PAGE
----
Seth Godin Says Authenticity is a Bad Thing

Christina Frei Generosity Practice, The Benefits
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In his latest book, This is Marketing, Seth Godin writes,

It takes a small amount of energy and guts to be authentic. You need to feel confident enough to let your true feelings be exposed, knowing that if you’re rejected, it’s personal. 

But there’s a lot of hiding involved as well—hiding from the important work of making change happen. If all you do is follow your (make-believe) muse, you may discover that the muse is a chicken, and it’s steering you away from the important work. 

And if the authentic you is a selfish jerk, please leave him at home. If you need to be authentic to do your best work, you’re not a professional, you’re a fortunate amateur. Fortunate, because you have a gig where being the person you feel like being in the moment actually helps you move forward. 

For the rest of us, there’s the opportunity to be a professional, to exert emotional labor in search of empathy—the empathy to imagine what someone else would want, what they might believe, what story would resonate with them. We don’t do this work because we feel like it in the moment. We do this work, this draining emotional labor, because we’re professionals, and because we want to make change happen.

Godin, Seth. This Is Marketing (pp. 75-76). Penguin Publishing Group. Kindle Edition.

Godin is pitting authenticity against professionalism, which makes the “A-word” less powerful than it actually is.

Godin is making 2 assumptions: 1. That authenticity is based on changeable human moods. 2. That authenticity and service to others are diametrically opposed.

There are folks who want to be themselves and are disconnected from those they might serve.  (Some might call them teenagers).  They want to be “real” about their feelings and need to tell everyone about them.  But that’s not really authenticity. That’s a boring, irrelevant belly-button gazing. That’s an art student who doesn’t need to make money. That’s a hobby business.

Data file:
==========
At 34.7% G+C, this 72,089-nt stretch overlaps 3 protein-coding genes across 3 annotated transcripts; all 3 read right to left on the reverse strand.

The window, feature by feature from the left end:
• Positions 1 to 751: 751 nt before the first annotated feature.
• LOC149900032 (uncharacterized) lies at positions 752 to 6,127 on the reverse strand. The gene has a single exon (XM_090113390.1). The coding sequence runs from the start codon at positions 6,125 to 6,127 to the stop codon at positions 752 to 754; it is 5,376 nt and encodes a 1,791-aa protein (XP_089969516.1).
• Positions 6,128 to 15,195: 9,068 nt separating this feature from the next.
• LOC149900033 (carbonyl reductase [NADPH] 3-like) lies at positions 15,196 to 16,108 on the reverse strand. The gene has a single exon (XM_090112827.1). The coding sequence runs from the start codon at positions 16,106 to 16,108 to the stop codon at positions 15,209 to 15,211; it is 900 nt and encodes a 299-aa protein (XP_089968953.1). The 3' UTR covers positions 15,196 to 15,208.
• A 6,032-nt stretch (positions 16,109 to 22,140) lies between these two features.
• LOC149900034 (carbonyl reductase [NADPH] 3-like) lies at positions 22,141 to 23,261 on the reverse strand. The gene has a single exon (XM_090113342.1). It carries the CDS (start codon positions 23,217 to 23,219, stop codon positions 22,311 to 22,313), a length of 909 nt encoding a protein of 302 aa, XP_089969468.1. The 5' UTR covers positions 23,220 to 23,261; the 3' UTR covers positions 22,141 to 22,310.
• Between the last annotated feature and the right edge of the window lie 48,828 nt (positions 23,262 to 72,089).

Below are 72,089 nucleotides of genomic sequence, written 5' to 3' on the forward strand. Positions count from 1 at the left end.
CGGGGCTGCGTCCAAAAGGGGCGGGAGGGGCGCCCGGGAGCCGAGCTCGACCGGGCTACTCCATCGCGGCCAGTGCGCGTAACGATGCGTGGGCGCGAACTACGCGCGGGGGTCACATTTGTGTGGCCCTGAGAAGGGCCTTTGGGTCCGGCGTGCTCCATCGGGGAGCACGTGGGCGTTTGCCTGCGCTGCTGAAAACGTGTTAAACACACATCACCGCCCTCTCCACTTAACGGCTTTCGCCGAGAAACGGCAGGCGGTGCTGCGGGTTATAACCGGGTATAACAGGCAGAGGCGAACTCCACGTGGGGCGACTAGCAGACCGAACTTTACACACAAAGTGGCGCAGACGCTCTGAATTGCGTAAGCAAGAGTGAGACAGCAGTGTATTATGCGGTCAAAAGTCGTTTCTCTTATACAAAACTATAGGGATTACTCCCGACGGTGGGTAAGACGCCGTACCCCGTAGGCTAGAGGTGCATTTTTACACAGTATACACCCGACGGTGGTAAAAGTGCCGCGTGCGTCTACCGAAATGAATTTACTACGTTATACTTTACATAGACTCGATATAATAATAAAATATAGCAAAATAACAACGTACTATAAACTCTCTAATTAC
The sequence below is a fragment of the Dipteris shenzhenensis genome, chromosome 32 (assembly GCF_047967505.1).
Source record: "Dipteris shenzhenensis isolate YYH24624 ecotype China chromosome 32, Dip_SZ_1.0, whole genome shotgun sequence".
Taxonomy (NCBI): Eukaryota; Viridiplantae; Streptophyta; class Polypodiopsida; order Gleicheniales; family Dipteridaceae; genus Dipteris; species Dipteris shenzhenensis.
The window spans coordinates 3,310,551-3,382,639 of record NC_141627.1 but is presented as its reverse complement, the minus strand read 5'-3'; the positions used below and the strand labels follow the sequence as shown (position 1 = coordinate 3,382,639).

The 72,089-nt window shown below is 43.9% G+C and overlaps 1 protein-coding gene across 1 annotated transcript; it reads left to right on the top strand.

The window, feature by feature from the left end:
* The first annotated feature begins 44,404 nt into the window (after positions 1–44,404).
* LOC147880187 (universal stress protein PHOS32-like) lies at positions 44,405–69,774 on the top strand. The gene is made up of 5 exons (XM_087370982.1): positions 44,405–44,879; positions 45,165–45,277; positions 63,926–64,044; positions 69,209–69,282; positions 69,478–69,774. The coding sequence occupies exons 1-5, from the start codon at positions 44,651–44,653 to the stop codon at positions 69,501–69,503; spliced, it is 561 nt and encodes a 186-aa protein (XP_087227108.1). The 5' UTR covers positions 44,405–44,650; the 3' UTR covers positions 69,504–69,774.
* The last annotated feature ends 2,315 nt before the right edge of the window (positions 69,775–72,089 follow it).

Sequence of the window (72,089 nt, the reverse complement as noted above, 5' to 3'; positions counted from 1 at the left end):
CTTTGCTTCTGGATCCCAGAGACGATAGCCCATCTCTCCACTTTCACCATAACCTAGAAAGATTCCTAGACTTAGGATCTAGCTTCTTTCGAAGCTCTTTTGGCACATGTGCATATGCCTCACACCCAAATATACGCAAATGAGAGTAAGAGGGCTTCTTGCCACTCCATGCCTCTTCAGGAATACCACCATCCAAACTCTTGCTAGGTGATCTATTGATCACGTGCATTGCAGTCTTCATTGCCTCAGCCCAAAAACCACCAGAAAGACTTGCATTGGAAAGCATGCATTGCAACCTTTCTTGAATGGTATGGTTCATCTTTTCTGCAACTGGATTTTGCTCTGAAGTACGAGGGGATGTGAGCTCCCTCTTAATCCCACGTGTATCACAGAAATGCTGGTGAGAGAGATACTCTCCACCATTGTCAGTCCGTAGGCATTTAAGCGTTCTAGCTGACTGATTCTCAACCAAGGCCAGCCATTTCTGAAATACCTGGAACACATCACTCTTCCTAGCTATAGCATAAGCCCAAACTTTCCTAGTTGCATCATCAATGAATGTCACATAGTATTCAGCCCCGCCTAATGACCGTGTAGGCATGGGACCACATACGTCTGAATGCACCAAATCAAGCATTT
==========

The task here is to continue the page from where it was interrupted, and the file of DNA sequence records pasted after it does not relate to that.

Also, I could authentically want a donut, but I’m not going to on about it. It’s not that interesting or helpful to anyone, not even me.

Then there’s the deeper desire to help and the satisfaction of making a difference. When those are your foundation, i.e. you’ve aligned your inner awesome with outer service, your authenticity means everybody wins. You do your work, you love doing it, and it serves others well.  Even when you get constructive feedback and need to course correct, you do so without drama. You simply love being an offering to others, whatever it takes.  That’s authentic. You show up as consummate professional because you authentically want to serve. It’s not “Either I’m professional or I’m authentic.” Not at all.

This isn’t always easy.  It’s a muscle, this come-alive-in-contribution muscle. Most of us tend towards an exhausted martyr posture.

This is why I have every client take my 30-Day Generosity Practice Mastery program before we dig into their marketing.  This is the training program for that joyful contribution muscle. It’s the only way live, a fresh surprise every day, and the best mindset tool for marketing I have found.  It opens up a deeper, richer authenticity of loving service to others. It’s how we’re meant to be as humans.

While the rest of the book is fantastic, I respectfully disagree with Mr. Godin’s passage on authenticity.